A character in Hunter S Thompson’s Fear and Loathing in Las Vegas remarked:
‘When the going gets weird, the weird turn pro.’
Markets, and perhaps society more generally, are certainly getting weirder by the day.
A rapper (Kanye West) is planning to launch a US presidential bid in an effort to capture the weird vote.
The proposed launch of Facebook’s Libra is forcing central banks’ hands as the world scrambles to release more ‘weird money’ into the system.
Meanwhile, as economies buckle under the strain of lockdown, many major indices continue to weirdly edge up.
It’s not as strange as you may think, though.
Celebrity candidates are regularly part of the US election landscape (Schwarzenegger, Ronald Reagan).
In times of immense economic hardship, the temptation to tinker with monetary policy grows (US leaving the Gold Standard in the ’70s).
And the GFC was a prime example of how monetary and fiscal stimulus can force markets higher in an economic downturn.
If all of this seems weird, it’s just because we are getting all of it at once.
But what should you, the individual investor, do in these strange times?
Drown out the noise
It may sound hackneyed, but don’t invest on headlines.
One of the stocks we tipped in our Exponential Stock Investor service made it into the pages of the Australian Financial Review.
Suddenly its share price went through the roof — and I even had a close friend tell me that her father was weighing up an investment.
By the time it’s in a major masthead though, it’s usually too late.
The goal is to beat the headlines to the punch.
The other thing to be wary of, especially with certain blue chip stocks, is that claims that they represent ‘value’ can be wide off the mark.
Take for instance the argument that shares in the Big Four banks ‘have never been cheaper.’
Or headlines that claim it is now their ‘chance to shine.’
Yes, from a charting perspective Big Four bank stocks like the leader, Commonwealth Bank of Australia [ASX:CBA], are at levels not seen in a long time.
You can see the March low for CBA shares corresponded to a share price last seen in September 2012:
And the current price of CBA shares is still hovering around the period when the Banking Royal Commission was on.
But does this mean that they represent great ‘buy and hold’ companies for the next 10 years?
Pushing back against this in the immediate future are two things.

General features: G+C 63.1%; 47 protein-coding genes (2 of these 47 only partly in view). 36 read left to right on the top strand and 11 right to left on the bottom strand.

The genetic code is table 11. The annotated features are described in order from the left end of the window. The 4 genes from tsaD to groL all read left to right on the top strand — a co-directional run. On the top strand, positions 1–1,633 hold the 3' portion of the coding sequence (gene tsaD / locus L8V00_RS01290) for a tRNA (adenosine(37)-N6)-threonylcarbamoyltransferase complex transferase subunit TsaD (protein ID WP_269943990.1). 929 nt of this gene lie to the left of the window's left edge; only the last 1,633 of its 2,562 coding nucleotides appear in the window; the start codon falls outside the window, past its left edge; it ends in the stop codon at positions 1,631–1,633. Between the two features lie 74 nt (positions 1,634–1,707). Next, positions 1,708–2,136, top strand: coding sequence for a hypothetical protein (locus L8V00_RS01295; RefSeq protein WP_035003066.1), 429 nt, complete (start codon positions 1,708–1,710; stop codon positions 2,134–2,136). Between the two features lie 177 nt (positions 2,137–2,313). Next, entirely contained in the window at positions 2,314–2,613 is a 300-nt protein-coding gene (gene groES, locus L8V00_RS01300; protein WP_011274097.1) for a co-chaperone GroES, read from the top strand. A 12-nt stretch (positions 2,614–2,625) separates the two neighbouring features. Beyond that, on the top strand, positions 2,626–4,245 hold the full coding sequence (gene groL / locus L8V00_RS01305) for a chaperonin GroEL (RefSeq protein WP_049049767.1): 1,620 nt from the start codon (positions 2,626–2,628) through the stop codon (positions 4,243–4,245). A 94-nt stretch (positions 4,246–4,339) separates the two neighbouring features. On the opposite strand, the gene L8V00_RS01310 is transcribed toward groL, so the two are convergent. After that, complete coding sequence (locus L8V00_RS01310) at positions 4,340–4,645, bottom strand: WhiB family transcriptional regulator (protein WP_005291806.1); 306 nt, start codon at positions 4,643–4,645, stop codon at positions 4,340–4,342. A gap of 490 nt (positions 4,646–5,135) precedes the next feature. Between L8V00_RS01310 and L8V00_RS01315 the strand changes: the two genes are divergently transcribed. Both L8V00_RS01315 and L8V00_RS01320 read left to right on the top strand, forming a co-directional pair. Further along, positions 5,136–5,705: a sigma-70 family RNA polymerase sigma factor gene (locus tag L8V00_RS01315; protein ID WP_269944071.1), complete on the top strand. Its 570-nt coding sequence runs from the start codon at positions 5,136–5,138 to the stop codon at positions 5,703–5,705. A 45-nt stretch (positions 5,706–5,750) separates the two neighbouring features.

The first hurdle, is what happens when the pause on mortgage payments stops.
Some 37.5% of households are under mortgage stress according to the latest Digital Finance Analytics (DFA) data.
Then the second hurdle in September, is the ‘cliff’ or proposed cut-off for the JobSeeker and JobKeeper bonus payments.
If you think of Big Four bank shares as a kind of catchment for macroeconomic sentiment, then what happens in the next three to four months could be crucial.
Further down the track is the threat of fintechs — a regular topic here at Money Morning.
All of this adds up to a more bearish picture for the Big Four than some commentary and headlines would have you believe.
Identify change early
Some trends are easy to spot early.
A couple of months ago my colleague Ryan Dinse shared this chart:
Source: BCG Henderson Institute
In hindsight it all looks so obvious.
People would work from home, commercial real estate would be hit hard, connectivity like 5G would be back on the agenda.
The list goes on…
Travel companies would be smashed along with hospitality, and e-commerce would thrive.
But there are other trends that emerged as well that are growing in importance as the pandemic continues.
Cyber security is now a major focus in Australia, for example, with the government recently earmarking $1.35 billion in spending on beefing up the country’s defences.
Another left-field trend that might not be on investors’ radar?
It just goes to show what kind of investment opportunities are out there if you can spot change early.
Think ahead, plan accordingly
Ryan Dinse and I stress this to our subscribers regularly.
If you can think three to five years ahead, or at least a minimum of two years ahead, you are in with a chance of beating the market.
The big funds and those that run them are duty-bound to focus on returns in a 12-month window.
They have shareholders and CEOs to please, and their performance is thought of in this time frame.
But if you drown out the noise, identify change early, and have a longer investment horizon, then you give yourself a major leg up.
So, no matter how weird markets get, it’s up to you if you want to turn pro.
For Money Morning
Lachlann is also the Junior Analyst at Exponential Stock Investor, a stock tipping newsletter that hunts for promising small-cap stocks. For information on how to subscribe and see what Lachy’s telling subscribers right now, please click here.